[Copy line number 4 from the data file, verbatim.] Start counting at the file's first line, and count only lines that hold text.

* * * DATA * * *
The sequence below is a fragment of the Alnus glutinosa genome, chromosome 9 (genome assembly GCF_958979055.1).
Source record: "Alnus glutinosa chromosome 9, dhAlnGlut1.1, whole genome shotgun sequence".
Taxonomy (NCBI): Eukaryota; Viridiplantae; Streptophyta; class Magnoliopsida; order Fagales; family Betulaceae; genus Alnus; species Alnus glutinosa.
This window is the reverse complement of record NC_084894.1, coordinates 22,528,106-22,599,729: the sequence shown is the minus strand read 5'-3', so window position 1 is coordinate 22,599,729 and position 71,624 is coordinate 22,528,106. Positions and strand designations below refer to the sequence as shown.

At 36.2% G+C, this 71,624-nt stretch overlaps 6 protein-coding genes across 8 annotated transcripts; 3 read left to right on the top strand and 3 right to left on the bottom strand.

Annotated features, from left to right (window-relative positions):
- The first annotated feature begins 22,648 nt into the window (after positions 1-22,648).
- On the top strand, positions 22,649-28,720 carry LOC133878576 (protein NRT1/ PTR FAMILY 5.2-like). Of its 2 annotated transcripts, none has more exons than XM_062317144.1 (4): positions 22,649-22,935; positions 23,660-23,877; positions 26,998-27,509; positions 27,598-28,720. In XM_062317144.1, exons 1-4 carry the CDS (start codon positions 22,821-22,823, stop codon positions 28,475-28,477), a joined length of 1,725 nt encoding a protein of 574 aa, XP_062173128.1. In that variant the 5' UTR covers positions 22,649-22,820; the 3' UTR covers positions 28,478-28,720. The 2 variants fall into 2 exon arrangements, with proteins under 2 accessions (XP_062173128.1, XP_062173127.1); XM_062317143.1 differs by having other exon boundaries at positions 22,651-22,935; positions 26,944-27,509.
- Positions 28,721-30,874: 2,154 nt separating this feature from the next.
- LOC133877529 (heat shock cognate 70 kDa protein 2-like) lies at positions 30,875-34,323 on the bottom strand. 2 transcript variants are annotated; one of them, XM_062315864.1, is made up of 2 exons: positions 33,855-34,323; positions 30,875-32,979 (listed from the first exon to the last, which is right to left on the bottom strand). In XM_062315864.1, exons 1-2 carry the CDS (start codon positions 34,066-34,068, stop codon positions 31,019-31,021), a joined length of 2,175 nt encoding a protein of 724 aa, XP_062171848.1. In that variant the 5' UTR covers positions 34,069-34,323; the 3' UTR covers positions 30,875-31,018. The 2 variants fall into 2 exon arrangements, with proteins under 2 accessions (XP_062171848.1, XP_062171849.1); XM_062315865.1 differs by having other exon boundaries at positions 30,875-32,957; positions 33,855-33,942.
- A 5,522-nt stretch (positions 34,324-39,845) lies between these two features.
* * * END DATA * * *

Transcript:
This window is the reverse complement of record NC_084894.1, coordinates 22,528,106-22,599,729: the sequence shown is the minus strand read 5'-3', so window position 1 is coordinate 22,599,729 and position 71,624 is coordinate 22,528,106. Positions and strand designations below refer to the sequence as shown.